(Repeats story first published on Monday with no changes to
* Stressed loans rise to $138.5 bln in June from $121 bln in
* NPLs as part of stressed loans jump to $101 billion in
* India aiming for banks bad-loan clean-up by March 2017
By Devidutta Tripathy
MUMBAI, Oct 11 Stressed loans in Indias banking
sector crossed $138 billion in June, central bank data reviewed
by Reuters shows, an increase of nearly 15 percent in just six
months that suggests a state clean-up effort will take longer
and cost more than expected.
Fixing the mountain of bad debt weighing down Indias banks
is vital for Prime Minister Narendra Modis government to revive
weak credit and investment growth and put a faltering recovery
in Asias third largest economy on a firmer footing.
Indias central bank has set a March deadline for banks to
fully reveal problem loans on their books. When lenders disclose
bad loans, they need to take writedowns that hit their bottom
line and eat into equity.
The latest data obtained by Reuters through a
right-to-information request showed stressed loans rose to 9.22
trillion rupees ($138.5 billion) as at end-June, from 8.06
trillion rupees ($121 billion) in December.
The end-December $121 billion figure has been cited by the
government and bankers as the peak of stressed assets in the
Stressed assets include both non-performing loans (NPLs) –
defined as those that have not been serviced for 90 or more days
– and restructured or rolled over loans, where banks have eased
interest rates or the repayment period.
Indias nearly two dozen state banks, which dominate the
sector and account for 88 percent of the bad loans, already need
$27 billion in new equity capital by March 2019 to meet tougher
global banking rules known as Basel III.
BALANCE SHEET CLEAN-UP
The surge in stressed loans will mean banks need even more
cash to shore up their balance sheets – funds that will have to
come from the government as their ability to raise money through
stock or bond sales is constrained by low profits and poor
State-run lenders accounted for about $122 billion of the
total stressed loans as of June, while private sector lenders
had $14 billion, according to the central bank data. Local
operations of foreign banks had about $2.3 billion in stressed
Bankers have previously said that, while the number of
non-performing NPLs kept rising after an asset quality review
ordered by the central bank earlier this year, the overall
number of stressed loans was not going up – instead, loans
earlier restructured were falling into the NPL category.
The numbers obtained by Reuters, however, show the overall
number of stressed assets continuing to rise.
The impression we have is that the numbers are certainly
going to go up, said Saswata Guha, a director at Fitch Ratings,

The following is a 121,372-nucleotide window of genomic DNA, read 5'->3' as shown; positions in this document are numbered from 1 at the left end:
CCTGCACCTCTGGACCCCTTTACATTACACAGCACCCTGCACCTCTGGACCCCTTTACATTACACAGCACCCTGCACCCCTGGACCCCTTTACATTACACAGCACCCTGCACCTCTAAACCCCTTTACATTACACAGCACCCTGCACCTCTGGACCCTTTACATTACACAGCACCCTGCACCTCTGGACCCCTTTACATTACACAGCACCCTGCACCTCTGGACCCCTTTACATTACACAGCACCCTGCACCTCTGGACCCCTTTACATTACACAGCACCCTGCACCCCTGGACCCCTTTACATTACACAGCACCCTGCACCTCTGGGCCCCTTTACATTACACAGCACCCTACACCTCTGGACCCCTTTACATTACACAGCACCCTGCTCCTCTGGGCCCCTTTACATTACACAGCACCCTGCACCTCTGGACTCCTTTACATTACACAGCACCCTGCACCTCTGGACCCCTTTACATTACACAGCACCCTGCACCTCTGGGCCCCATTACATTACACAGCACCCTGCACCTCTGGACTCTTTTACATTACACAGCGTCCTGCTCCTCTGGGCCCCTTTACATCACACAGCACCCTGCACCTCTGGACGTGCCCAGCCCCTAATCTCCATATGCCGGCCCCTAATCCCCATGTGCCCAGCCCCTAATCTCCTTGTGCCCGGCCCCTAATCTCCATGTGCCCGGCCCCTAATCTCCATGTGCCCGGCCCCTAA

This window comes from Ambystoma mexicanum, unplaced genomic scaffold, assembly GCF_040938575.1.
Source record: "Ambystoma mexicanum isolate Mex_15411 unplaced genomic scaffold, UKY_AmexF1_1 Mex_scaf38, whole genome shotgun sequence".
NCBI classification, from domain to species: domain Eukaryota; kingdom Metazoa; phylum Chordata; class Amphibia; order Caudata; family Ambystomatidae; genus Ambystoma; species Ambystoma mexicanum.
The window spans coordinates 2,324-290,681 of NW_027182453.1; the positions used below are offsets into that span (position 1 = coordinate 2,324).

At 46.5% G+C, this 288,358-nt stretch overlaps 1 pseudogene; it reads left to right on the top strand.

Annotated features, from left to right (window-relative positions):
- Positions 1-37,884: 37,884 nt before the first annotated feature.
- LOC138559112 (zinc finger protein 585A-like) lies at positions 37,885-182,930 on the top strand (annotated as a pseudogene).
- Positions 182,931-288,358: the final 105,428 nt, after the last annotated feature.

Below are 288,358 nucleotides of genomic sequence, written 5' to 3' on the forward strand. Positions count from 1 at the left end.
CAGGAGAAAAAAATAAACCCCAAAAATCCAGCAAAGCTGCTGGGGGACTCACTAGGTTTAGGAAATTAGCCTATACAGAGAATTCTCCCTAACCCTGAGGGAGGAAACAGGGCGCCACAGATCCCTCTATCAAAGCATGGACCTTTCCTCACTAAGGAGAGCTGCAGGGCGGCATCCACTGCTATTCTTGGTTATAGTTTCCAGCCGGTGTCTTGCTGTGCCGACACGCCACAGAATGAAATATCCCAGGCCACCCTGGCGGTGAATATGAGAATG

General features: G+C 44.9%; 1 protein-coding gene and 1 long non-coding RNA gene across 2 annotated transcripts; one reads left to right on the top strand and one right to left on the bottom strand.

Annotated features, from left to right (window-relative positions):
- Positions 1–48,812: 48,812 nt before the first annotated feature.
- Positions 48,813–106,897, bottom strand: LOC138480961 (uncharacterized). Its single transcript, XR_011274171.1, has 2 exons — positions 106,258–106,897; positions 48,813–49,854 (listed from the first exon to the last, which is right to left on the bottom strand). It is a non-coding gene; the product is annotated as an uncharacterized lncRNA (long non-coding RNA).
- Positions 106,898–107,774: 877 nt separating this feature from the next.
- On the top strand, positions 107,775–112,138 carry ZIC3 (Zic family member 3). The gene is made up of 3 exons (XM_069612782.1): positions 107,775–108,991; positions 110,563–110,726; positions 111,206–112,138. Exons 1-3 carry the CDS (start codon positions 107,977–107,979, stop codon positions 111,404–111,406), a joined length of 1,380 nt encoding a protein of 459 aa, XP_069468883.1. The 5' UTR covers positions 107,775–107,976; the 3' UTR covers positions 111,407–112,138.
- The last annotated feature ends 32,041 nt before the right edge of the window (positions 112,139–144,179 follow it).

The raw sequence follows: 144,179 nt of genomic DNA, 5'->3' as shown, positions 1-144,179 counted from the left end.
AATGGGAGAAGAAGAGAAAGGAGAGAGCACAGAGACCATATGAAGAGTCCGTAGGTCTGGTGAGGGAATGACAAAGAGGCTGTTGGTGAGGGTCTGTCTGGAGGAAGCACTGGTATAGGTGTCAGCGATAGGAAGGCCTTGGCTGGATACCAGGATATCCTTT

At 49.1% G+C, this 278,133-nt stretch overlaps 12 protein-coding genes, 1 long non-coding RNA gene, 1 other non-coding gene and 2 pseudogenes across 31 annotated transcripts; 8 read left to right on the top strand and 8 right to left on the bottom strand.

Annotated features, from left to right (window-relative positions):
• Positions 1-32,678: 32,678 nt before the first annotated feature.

which estimates Indian banks total capital requirement to be as
much as $90 billion through March 2019, with state banks
accounting for the bulk of it.
Guha estimated NPLs in the current financial year would rise
by 35 to 40 percent. For the state banks it would be much
higher, he said.
The pressure of provisioning is going to be very, very
significant, Guha said. I wont be surprised if some of the
banks continue to report losses in the coming quarters.
Most analysts reckon the struggling state-run lenders will
need far more than the $10 billion the government plans to
inject into them over a four-year period to March 2019.
The government has yet to specifically say if it will raise
the cash injection, but Finance Minister Arun Jaitley has said
the administration was solidly behind the banks.
As focus on cleaning up banks has intensified, credit growth
has fallen to two-decade lows, threatening economic expansion
Economic growth slowed to 7.1 percent in the April-to-June
quarter, below the 8 percent level seen as necessary to maintain
full employment and challenging Modis pledge to create 250
million jobs over the next decade.
MORE PAIN TO COME?
NPLs as part of the stressed loans total jumped to about
$101 billion, from $65 billion in December.
Adding to the banks woes, the data shows another 1.93
trillion rupees ($29 billion) worth of loans as of June that
were not yet classified as stressed but on which borrowers are
more than 60 days behind on interest or principal payments,
putting those at high risk of becoming NPLs.
The central bank and the government have announced new
schemes to tackle stressed assets, albeit with little success
A debt-for-equity swap scheme unveiled by the central bank
has found few takers, although a host of foreign investors have
this year announced investments in Indian distressed debt after
an easing of regulations by the government.
Indias newly-appointed central bank Governor Urjit Patel
has said the regulator will deal with the bad loans situation
with with firmness but also with pragmatism.
Patels predecessor Raghuram Rajan, who had ordered the
asset quality review and called for a deep surgery of the bad
loans, had been criticised by some that the excessive focus on
clean-up was choking credit growth.
($1 = 66.5919 Indian rupees)
(Reporting by Devidutta Tripathy; Editing by Lisa Jucca and